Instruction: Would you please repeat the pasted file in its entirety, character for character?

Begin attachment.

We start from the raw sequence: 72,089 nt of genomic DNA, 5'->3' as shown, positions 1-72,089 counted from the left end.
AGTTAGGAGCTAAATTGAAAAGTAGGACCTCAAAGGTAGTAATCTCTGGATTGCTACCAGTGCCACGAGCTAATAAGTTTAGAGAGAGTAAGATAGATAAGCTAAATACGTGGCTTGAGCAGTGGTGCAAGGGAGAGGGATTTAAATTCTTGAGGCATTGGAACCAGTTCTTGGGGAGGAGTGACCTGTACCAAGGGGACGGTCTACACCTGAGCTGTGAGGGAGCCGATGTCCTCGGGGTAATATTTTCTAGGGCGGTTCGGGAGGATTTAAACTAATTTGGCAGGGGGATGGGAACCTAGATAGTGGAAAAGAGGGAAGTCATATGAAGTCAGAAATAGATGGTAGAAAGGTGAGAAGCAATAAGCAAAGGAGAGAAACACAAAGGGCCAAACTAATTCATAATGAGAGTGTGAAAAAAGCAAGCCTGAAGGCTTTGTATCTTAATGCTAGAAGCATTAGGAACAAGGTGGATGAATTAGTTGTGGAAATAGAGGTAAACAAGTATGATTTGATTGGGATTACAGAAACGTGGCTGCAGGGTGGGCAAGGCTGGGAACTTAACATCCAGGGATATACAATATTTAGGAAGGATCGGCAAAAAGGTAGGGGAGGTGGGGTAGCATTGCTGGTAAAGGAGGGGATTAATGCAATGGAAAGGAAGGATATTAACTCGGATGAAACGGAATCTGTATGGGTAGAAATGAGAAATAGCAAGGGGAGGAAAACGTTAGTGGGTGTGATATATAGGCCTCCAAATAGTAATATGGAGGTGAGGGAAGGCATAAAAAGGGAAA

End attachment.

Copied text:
We start from the raw sequence: 72,089 nt of genomic DNA, 5'->3' as shown, positions 1-72,089 counted from the left end.
AGTTAGGAGCTAAATTGAAAAGTAGGACCTCAAAGGTAGTAATCTCTGGATTGCTACCAGTGCCACGAGCTAATAAGTTTAGAGAGAGTAAGATAGATAAGCTAAATACGTGGCTTGAGCAGTGGTGCAAGGGAGAGGGATTTAAATTCTTGAGGCATTGGAACCAGTTCTTGGGGAGGAGTGACCTGTACCAAGGGGACGGTCTACACCTGAGCTGTGAGGGAGCCGATGTCCTCGGGGTAATATTTTCTAGGGCGGTTCGGGAGGATTTAAACTAATTTGGCAGGGGGATGGGAACCTAGATAGTGGAAAAGAGGGAAGTCATATGAAGTCAGAAATAGATGGTAGAAAGGTGAGAAGCAATAAGCAAAGGAGAGAAACACAAAGGGCCAAACTAATTCATAATGAGAGTGTGAAAAAAGCAAGCCTGAAGGCTTTGTATCTTAATGCTAGAAGCATTAGGAACAAGGTGGATGAATTAGTTGTGGAAATAGAGGTAAACAAGTATGATTTGATTGGGATTACAGAAACGTGGCTGCAGGGTGGGCAAGGCTGGGAACTTAACATCCAGGGATATACAATATTTAGGAAGGATCGGCAAAAAGGTAGGGGAGGTGGGGTAGCATTGCTGGTAAAGGAGGGGATTAATGCAATGGAAAGGAAGGATATTAACTCGGATGAAACGGAATCTGTATGGGTAGAAATGAGAAATAGCAAGGGGAGGAAAACGTTAGTGGGTGTGATATATAGGCCTCCAAATAGTAATATGGAGGTGAGGGAAGGCATAAAAAGGGAAA